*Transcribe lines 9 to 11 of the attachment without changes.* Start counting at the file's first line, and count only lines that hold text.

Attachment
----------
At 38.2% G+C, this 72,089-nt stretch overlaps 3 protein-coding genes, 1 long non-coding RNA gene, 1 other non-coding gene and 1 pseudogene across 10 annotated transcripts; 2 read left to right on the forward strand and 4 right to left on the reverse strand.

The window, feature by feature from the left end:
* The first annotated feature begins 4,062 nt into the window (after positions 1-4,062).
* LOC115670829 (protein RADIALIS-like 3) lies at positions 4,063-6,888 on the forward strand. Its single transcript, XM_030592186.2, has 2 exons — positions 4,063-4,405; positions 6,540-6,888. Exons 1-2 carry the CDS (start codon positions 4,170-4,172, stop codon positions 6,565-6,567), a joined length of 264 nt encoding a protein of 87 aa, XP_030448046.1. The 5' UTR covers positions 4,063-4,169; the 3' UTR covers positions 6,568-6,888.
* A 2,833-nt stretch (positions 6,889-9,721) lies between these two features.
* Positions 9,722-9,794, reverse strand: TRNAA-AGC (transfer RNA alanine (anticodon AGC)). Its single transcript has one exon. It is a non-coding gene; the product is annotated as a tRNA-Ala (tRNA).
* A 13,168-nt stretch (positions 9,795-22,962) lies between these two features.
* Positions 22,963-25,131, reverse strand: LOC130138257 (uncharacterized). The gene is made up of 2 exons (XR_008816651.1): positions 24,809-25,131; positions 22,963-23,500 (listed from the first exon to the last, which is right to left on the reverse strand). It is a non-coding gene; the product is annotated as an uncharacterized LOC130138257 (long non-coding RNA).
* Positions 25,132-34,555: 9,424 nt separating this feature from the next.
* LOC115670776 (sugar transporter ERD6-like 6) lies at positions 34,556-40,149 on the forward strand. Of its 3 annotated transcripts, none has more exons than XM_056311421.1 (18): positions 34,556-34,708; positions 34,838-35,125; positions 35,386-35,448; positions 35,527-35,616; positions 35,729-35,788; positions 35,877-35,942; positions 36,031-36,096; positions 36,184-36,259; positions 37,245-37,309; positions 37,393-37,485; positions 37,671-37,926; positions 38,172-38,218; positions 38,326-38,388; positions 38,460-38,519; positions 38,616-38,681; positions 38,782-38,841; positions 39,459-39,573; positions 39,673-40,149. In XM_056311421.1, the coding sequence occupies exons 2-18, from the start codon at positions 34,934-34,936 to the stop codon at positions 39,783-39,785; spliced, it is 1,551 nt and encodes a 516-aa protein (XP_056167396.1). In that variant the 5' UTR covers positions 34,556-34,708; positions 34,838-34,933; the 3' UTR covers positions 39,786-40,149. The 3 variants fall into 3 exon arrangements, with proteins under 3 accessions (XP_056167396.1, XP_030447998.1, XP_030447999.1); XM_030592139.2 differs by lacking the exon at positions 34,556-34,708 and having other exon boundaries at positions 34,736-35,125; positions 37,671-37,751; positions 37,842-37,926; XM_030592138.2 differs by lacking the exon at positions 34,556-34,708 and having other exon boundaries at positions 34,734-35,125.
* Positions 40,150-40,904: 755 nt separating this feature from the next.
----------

* Positions 25,132-34,555: 9,424 nt separating this feature from the next.
* LOC115670776 (sugar transporter ERD6-like 6) lies at positions 34,556-40,149 on the forward strand. Of its 3 annotated transcripts, none has more exons than XM_056311421.1 (18): positions 34,556-34,708; positions 34,838-35,125; positions 35,386-35,448; positions 35,527-35,616; positions 35,729-35,788; positions 35,877-35,942; positions 36,031-36,096; positions 36,184-36,259; positions 37,245-37,309; positions 37,393-37,485; positions 37,671-37,926; positions 38,172-38,218; positions 38,326-38,388; positions 38,460-38,519; positions 38,616-38,681; positions 38,782-38,841; positions 39,459-39,573; positions 39,673-40,149. In XM_056311421.1, the coding sequence occupies exons 2-18, from the start codon at positions 34,934-34,936 to the stop codon at positions 39,783-39,785; spliced, it is 1,551 nt and encodes a 516-aa protein (XP_056167396.1). In that variant the 5' UTR covers positions 34,556-34,708; positions 34,838-34,933; the 3' UTR covers positions 39,786-40,149. The 3 variants fall into 3 exon arrangements, with proteins under 3 accessions (XP_056167396.1, XP_030447998.1, XP_030447999.1); XM_030592139.2 differs by lacking the exon at positions 34,556-34,708 and having other exon boundaries at positions 34,736-35,125; positions 37,671-37,751; positions 37,842-37,926; XM_030592138.2 differs by lacking the exon at positions 34,556-34,708 and having other exon boundaries at positions 34,734-35,125.
* Positions 40,150-40,904: 755 nt separating this feature from the next.